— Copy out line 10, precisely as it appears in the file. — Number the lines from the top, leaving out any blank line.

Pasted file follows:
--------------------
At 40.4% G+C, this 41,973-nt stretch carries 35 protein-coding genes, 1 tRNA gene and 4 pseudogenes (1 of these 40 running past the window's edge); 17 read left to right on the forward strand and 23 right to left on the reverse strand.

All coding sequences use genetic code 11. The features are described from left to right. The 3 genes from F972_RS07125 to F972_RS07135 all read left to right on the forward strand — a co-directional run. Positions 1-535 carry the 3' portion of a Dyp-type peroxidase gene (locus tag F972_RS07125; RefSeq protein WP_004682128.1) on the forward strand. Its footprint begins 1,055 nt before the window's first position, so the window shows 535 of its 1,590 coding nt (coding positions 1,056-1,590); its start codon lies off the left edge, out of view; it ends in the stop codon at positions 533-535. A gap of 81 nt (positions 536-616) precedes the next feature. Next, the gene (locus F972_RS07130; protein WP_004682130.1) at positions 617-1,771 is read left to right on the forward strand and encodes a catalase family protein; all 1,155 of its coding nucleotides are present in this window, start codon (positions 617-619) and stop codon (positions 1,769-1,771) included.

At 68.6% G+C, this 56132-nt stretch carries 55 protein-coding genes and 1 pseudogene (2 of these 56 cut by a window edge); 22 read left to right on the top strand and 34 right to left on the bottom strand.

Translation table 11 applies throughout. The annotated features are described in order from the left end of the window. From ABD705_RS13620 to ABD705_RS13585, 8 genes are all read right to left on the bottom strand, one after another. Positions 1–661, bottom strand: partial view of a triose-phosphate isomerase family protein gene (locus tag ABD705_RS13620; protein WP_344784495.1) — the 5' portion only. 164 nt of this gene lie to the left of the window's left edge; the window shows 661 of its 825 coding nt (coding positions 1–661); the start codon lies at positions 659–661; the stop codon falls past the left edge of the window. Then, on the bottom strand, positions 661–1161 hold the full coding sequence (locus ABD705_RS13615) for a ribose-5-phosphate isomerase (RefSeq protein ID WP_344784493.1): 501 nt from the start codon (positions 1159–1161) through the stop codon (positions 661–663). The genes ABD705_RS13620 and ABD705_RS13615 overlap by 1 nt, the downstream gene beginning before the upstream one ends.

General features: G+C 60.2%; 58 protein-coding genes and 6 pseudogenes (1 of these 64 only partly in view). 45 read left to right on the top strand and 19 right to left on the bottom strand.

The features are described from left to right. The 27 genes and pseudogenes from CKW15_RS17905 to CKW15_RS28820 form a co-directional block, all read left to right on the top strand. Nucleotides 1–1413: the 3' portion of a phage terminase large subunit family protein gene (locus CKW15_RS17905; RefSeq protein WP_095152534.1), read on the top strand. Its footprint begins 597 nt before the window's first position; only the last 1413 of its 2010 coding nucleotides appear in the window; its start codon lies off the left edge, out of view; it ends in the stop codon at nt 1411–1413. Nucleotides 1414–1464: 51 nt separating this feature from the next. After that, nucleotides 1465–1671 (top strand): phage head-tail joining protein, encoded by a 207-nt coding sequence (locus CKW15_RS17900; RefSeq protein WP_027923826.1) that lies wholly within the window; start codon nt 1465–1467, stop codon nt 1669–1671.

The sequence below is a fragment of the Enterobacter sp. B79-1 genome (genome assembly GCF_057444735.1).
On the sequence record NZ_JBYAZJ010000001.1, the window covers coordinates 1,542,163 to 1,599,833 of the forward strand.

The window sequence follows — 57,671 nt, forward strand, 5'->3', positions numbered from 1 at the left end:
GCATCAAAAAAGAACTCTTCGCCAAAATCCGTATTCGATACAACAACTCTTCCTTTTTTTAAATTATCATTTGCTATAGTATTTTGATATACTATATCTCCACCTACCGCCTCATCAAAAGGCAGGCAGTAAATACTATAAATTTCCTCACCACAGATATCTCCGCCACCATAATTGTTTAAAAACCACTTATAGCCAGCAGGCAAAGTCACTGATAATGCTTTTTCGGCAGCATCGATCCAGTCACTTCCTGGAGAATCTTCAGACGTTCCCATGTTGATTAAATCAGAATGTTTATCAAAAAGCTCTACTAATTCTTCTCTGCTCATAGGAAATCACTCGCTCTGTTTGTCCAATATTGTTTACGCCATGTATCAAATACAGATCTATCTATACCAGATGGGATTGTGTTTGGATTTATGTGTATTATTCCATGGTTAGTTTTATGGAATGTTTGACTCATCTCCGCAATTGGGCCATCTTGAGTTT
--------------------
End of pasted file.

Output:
GCATCAAAAAAGAACTCTTCGCCAAAATCCGTATTCGATACAACAACTCTTCCTTTTTTTAAATTATCATTTGCTATAGTATTTTGATATACTATATCTCCACCTACCGCCTCATCAAAAGGCAGGCAGTAAATACTATAAATTTCCTCACCACAGATATCTCCGCCACCATAATTGTTTAAAAACCACTTATAGCCAGCAGGCAAAGTCACTGATAATGCTTTTTCGGCAGCATCGATCCAGTCACTTCCTGGAGAATCTTCAGACGTTCCCATGTTGATTAAATCAGAATGTTTATCAAAAAGCTCTACTAATTCTTCTCTGCTCATAGGAAATCACTCGCTCTGTTTGTCCAATATTGTTTACGCCATGTATCAAATACAGATCTATCTATACCAGATGGGATTGTGTTTGGATTTATGTGTATTATTCCATGGTTAGTTTTATGGAATGTTTGACTCATCTCCGCAATTGGGCCATCTTGAGTTT